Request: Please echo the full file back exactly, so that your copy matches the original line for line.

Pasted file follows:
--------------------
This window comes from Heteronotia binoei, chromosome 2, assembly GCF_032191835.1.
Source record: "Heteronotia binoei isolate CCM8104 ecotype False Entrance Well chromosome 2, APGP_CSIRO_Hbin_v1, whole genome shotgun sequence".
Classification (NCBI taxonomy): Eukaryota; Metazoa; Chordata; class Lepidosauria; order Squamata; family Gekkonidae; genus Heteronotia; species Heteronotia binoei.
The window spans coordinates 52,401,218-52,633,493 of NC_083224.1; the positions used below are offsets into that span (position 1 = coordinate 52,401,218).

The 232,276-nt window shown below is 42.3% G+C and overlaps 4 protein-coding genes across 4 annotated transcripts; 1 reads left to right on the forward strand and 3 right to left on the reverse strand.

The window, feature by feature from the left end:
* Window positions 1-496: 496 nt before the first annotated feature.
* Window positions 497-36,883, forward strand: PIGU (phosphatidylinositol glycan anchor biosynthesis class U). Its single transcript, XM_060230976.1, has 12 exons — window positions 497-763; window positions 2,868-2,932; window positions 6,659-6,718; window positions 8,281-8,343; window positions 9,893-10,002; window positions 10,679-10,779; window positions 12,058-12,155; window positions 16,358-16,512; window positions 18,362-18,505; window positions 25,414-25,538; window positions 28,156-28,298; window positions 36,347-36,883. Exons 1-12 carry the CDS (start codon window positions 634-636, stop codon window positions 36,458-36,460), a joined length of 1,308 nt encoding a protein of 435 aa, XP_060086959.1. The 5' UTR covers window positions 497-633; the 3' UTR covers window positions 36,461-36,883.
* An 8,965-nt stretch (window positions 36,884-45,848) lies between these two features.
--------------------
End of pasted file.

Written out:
This window comes from Heteronotia binoei, chromosome 2, assembly GCF_032191835.1.
Source record: "Heteronotia binoei isolate CCM8104 ecotype False Entrance Well chromosome 2, APGP_CSIRO_Hbin_v1, whole genome shotgun sequence".
Classification (NCBI taxonomy): Eukaryota; Metazoa; Chordata; class Lepidosauria; order Squamata; family Gekkonidae; genus Heteronotia; species Heteronotia binoei.
The window spans coordinates 52,401,218-52,633,493 of NC_083224.1; the positions used below are offsets into that span (position 1 = coordinate 52,401,218).

The 232,276-nt window shown below is 42.3% G+C and overlaps 4 protein-coding genes across 4 annotated transcripts; 1 reads left to right on the forward strand and 3 right to left on the reverse strand.

The window, feature by feature from the left end:
* Window positions 1-496: 496 nt before the first annotated feature.
* Window positions 497-36,883, forward strand: PIGU (phosphatidylinositol glycan anchor biosynthesis class U). Its single transcript, XM_060230976.1, has 12 exons — window positions 497-763; window positions 2,868-2,932; window positions 6,659-6,718; window positions 8,281-8,343; window positions 9,893-10,002; window positions 10,679-10,779; window positions 12,058-12,155; window positions 16,358-16,512; window positions 18,362-18,505; window positions 25,414-25,538; window positions 28,156-28,298; window positions 36,347-36,883. Exons 1-12 carry the CDS (start codon window positions 634-636, stop codon window positions 36,458-36,460), a joined length of 1,308 nt encoding a protein of 435 aa, XP_060086959.1. The 5' UTR covers window positions 497-633; the 3' UTR covers window positions 36,461-36,883.
* An 8,965-nt stretch (window positions 36,884-45,848) lies between these two features.